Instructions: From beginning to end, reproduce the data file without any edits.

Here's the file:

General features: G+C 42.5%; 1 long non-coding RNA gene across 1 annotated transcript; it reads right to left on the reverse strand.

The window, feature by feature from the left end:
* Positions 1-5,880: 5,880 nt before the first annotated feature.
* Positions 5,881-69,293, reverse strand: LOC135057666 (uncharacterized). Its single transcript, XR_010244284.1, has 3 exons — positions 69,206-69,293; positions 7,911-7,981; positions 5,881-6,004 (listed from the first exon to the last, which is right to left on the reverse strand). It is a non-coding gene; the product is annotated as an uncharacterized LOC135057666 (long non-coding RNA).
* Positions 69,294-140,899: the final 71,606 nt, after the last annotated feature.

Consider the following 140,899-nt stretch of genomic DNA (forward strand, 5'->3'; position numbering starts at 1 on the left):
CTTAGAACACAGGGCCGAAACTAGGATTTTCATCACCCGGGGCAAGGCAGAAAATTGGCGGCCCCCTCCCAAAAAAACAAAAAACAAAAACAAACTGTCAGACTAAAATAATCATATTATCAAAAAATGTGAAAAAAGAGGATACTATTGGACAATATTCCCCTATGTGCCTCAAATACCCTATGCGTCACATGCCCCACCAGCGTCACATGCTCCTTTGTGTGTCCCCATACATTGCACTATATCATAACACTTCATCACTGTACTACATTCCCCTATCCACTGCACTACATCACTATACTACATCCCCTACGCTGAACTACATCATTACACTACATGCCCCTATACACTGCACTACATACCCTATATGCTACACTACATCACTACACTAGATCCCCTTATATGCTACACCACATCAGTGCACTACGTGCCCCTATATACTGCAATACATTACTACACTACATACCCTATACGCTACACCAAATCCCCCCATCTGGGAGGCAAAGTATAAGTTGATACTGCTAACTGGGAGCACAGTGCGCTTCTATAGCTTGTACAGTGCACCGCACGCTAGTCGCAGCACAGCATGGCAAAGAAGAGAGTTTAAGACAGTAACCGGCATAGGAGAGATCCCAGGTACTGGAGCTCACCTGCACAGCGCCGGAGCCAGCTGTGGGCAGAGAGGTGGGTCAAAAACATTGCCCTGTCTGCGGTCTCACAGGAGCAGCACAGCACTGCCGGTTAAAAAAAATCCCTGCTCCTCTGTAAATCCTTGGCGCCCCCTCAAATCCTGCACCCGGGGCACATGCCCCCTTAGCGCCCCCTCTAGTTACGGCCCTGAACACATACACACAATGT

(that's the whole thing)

General features: G+C 42.5%; 1 long non-coding RNA gene across 1 annotated transcript; it reads right to left on the reverse strand.

The window, feature by feature from the left end:
* Positions 1-5,880: 5,880 nt before the first annotated feature.
* Positions 5,881-69,293, reverse strand: LOC135057666 (uncharacterized). Its single transcript, XR_010244284.1, has 3 exons — positions 69,206-69,293; positions 7,911-7,981; positions 5,881-6,004 (listed from the first exon to the last, which is right to left on the reverse strand). It is a non-coding gene; the product is annotated as an uncharacterized LOC135057666 (long non-coding RNA).
* Positions 69,294-140,899: the final 71,606 nt, after the last annotated feature.

Consider the following 140,899-nt stretch of genomic DNA (forward strand, 5'->3'; position numbering starts at 1 on the left):
CTTAGAACACAGGGCCGAAACTAGGATTTTCATCACCCGGGGCAAGGCAGAAAATTGGCGGCCCCCTCCCAAAAAAACAAAAAACAAAAACAAACTGTCAGACTAAAATAATCATATTATCAAAAAATGTGAAAAAAGAGGATACTATTGGACAATATTCCCCTATGTGCCTCAAATACCCTATGCGTCACATGCCCCACCAGCGTCACATGCTCCTTTGTGTGTCCCCATACATTGCACTATATCATAACACTTCATCACTGTACTACATTCCCCTATCCACTGCACTACATCACTATACTACATCCCCTACGCTGAACTACATCATTACACTACATGCCCCTATACACTGCACTACATACCCTATATGCTACACTACATCACTACACTAGATCCCCTTATATGCTACACCACATCAGTGCACTACGTGCCCCTATATACTGCAATACATTACTACACTACATACCCTATACGCTACACCAAATCCCCCCATCTGGGAGGCAAAGTATAAGTTGATACTGCTAACTGGGAGCACAGTGCGCTTCTATAGCTTGTACAGTGCACCGCACGCTAGTCGCAGCACAGCATGGCAAAGAAGAGAGTTTAAGACAGTAACCGGCATAGGAGAGATCCCAGGTACTGGAGCTCACCTGCACAGCGCCGGAGCCAGCTGTGGGCAGAGAGGTGGGTCAAAAACATTGCCCTGTCTGCGGTCTCACAGGAGCAGCACAGCACTGCCGGTTAAAAAAAATCCCTGCTCCTCTGTAAATCCTTGGCGCCCCCTCAAATCCTGCACCCGGGGCACATGCCCCCTTAGCGCCCCCTCTAGTTACGGCCCTGAACACATACACACAATGT